March 15, 2016
They are four relatively obscure humanitarians: an orphanage founder in Burundi who challenged a bloodthirsty mob and other dangers; the only doctor for half a million people in Sudan’s Nuba Mountains; a Pakistani advocate for indentured laborers who helps extricate them from debt; and a Roman Catholic priest in the Central African Republic who saved more than 1,000 Muslims, mostly women and children, from fatal persecution.
The New York Times. - They are four relatively obscure humanitarians: an orphanage founder in Burundi who challenged a bloodthirsty mob and other dangers; the only doctor for half a million people in Sudan’s Nuba Mountains; a Pakistani advocate for indentured laborers who helps extricate them from debt; and a Roman Catholic priest in the Central African Republic who saved more than 1,000 Muslims, mostly women and children, from fatal persecution.
An international committee deliberating on who would receive a new humanitarian award, created in memory of the Armenian genocide, has selected these four as finalists for the annual prize, meant to honor those whose exceptional work to preserve human life in disasters created by humans — like war and ethnic strife — puts them in great peril. The finalists, whose selection will be announced Tuesday, will attend a ceremony in Yerevan, Armenia, on April 24, where the winner will be announced.
“They’re not celebrities — they’re surprised that some people in the outside world even noticed them,” said Vartan Gregorian, the president of the Carnegie Corporation of New York, a philanthropic foundation. Mr. Gregorian, an American scholar of Armenian descent, leads the selection committee for the award, known as the Aurora Prize for Awakening Humanity.
“They’re not in the self-aggrandizing business,” Mr. Gregorian said in an interview alongside two other committee members, Gareth Evans, a former foreign minister of Australia, and Leymah Gbowee, a Liberian peace activist and Nobel laureate.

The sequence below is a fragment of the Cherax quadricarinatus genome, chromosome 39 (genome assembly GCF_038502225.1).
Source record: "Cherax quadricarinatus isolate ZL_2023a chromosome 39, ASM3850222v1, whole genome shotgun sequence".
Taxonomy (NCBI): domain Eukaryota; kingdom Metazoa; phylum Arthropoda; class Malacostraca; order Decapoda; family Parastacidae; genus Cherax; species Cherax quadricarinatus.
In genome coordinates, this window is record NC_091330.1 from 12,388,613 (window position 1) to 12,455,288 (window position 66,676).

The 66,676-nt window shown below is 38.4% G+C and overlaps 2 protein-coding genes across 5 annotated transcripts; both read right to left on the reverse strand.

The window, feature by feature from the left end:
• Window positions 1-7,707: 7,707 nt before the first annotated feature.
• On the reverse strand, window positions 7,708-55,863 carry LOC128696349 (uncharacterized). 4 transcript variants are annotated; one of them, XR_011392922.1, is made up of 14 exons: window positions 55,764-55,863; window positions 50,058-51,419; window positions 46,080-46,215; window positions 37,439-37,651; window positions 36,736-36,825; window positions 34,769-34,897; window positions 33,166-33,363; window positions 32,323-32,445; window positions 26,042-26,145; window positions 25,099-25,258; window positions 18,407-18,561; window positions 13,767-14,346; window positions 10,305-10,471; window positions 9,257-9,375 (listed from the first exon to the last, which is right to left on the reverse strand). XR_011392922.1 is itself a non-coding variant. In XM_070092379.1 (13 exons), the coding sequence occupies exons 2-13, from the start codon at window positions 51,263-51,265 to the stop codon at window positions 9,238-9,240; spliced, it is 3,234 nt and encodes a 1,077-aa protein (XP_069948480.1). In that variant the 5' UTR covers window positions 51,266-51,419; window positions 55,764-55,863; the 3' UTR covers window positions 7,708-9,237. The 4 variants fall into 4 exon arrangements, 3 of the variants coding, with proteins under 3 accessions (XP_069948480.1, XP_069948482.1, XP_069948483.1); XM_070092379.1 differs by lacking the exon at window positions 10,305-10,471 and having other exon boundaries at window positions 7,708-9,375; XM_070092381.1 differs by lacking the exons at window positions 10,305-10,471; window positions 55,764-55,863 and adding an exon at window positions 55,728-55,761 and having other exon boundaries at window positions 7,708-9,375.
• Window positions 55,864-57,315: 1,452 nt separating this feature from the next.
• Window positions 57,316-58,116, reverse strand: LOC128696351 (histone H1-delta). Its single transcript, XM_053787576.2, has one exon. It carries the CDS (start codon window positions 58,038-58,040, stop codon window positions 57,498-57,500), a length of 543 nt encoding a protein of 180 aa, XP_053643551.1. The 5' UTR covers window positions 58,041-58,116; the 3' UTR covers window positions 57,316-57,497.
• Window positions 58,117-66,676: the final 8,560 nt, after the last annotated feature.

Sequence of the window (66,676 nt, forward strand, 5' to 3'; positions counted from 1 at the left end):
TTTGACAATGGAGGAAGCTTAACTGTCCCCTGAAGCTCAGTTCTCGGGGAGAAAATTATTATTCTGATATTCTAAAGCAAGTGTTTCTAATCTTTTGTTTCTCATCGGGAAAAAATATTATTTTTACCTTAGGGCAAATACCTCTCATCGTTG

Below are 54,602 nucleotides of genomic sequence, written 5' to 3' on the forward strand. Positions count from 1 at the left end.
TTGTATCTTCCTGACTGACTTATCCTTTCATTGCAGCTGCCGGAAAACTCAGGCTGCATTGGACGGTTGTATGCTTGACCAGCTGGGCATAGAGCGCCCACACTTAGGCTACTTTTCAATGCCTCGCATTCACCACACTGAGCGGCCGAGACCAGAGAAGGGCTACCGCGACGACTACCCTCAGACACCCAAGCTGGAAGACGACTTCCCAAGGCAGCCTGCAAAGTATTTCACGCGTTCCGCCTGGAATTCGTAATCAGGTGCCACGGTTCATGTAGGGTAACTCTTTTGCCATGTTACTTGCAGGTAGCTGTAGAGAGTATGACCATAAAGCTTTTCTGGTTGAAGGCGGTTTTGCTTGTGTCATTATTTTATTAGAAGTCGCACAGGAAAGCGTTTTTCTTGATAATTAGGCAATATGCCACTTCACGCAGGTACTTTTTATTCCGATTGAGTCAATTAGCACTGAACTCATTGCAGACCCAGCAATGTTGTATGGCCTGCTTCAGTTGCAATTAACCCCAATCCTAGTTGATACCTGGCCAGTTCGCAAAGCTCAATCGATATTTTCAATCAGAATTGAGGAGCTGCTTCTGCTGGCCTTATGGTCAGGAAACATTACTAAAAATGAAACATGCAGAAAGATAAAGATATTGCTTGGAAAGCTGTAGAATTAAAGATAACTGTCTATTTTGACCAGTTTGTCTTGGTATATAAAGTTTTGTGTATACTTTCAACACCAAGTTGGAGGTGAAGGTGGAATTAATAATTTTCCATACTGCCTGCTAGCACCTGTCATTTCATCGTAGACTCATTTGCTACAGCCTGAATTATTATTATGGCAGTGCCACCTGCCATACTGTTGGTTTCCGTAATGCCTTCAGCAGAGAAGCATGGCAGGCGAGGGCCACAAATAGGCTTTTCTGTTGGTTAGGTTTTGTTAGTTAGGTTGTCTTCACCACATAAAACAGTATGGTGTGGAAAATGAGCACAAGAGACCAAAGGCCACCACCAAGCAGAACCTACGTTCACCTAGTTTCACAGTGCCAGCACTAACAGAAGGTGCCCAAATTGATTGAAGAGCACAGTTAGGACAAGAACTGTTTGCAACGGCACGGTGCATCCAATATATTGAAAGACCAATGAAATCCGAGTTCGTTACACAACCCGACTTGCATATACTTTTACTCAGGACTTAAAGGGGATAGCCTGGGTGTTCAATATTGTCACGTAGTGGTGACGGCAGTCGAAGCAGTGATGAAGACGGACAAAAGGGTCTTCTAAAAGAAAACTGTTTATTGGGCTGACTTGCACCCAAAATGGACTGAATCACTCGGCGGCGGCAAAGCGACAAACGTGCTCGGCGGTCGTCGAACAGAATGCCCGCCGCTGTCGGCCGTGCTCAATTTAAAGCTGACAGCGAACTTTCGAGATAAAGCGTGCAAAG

The prize, created by Mr. Gregorian and two other prominent philanthropists of Armenian descent, Noubar Afeyan and Ruben Vardanyan, has a twist that distinguishes it from other prizes: The winner receives $100,000 and designates an organization that inspired his or her work to be the beneficiary of $1 million.
The finalists are Marguerite Barankitse, founder of Maison Shalom, which began as a center for orphans during ethnic upheavals that convulsed Burundi, Rwanda and the Democratic Republic of Congo in the 1990s; Dr. Tom Catena, a physician from Amsterdam, N.Y., who founded the Mother of Mercy Hospital in Sudan’s war-ravaged Nuba Mountains eight years ago; Syeda Ghulam Fatima, who runs the Bonded Labour Liberation Front, an organization in Lahore, Pakistan, that aids destitute workers and who was once shot because of her work; and the Rev. Bernard Kinvi, a priest from Togo who runs a Catholic mission in the Central African Republic that has saved many civilians from reprisals in that country’s chronic civil conflict, regardless of their backgrounds.
The finalists were chosen from 200 submitted after the award was announced last April during events for the centennial of the Armenian genocide, widely considered the first genocide of the 20th century. As many as 1.5 million Armenians were killed as the Ottoman Empire collapsed.
The award founders named it the Aurora Prize after a genocide survivor, Aurora Mardiganian, who witnessed the massacre of relatives and told her story in a book and film.
Ms. Gbowee said she hoped the prize would inspire a generation of young people, many of whom she feared had become hardened or intimidated by humanitarian crises around the world.
“How do we awaken humanity in them? Should we start now?” she said. “My answer is yes. And the whole idea of this prize is the perfect opportunity to begin that conversation.”